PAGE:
Posted May 16th 2013 12:00PM
Look at the 2013 Nissan Leaf – even one parked next to a 2012 model – and you'll be hard-pressed to spot the differences. Changes and updates have been made, but you have to know the details to tell. It's sort of like listening to a hipster tell you why Interpol and The National have completely different sounds. We should mention upfront that Canadians will have to wait a little while longer before they can stroll into their local Nissan dealership to pick out a 2013 model year Leaf. For now, you'll be shopping for a 2012 model year, which, as you'll find below, is not so different from the latest version.
Nissan says it didn't reinvent the Leaf because what the company has created is working. Over 25,000 Leafs have been sold to our neighbors south of the border (a few thousand have been sold here as well) – amounting to 62,000 around the world – since the car went on sale in late 2010. That may not sound like a lot, but it's heads and shoulders above any other all-electric car available anywhere. The car has its detractors – boy, does it ever – but Nissan knows it's hard to argue with real-world success.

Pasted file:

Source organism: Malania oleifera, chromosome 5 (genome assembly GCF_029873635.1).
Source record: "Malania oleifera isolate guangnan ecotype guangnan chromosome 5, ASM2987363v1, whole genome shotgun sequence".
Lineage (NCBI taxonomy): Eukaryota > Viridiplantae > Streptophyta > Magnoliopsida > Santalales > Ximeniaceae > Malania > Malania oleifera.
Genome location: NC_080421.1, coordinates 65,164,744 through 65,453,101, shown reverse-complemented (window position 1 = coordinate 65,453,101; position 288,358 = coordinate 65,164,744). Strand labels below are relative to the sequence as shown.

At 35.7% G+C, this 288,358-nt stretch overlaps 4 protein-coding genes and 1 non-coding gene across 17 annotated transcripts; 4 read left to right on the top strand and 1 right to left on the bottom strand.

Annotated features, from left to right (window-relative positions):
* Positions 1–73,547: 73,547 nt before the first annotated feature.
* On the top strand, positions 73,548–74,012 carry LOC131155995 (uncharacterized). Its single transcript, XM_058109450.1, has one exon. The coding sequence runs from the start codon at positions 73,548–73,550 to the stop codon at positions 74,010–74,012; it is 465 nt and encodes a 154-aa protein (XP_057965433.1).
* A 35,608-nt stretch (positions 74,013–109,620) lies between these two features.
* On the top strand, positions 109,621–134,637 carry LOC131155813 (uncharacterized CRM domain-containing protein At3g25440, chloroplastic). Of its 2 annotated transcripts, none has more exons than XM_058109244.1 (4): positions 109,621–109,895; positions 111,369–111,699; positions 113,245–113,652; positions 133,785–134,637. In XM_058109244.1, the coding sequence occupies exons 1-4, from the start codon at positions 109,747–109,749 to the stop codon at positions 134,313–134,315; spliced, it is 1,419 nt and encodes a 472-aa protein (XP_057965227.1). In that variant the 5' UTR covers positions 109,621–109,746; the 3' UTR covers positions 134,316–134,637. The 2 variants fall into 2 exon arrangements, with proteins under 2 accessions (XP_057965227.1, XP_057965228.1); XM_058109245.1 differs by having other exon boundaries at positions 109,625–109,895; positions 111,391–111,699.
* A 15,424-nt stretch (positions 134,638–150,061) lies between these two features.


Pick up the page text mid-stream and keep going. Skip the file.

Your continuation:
We recently spent a few hours driving the new Leaf around the hills of central Tennessee after a visit to Nissan's new 44,129 square-metre (475,000 square-foot) battery plant. What we learned there provided a lot of hints about the company's electric future. Nissan may be leading today, but company head Carlos Ghosn has made huge, multi-billion-dollar bets on zero-emission technology and the rest of the world has been very slow to prove him right.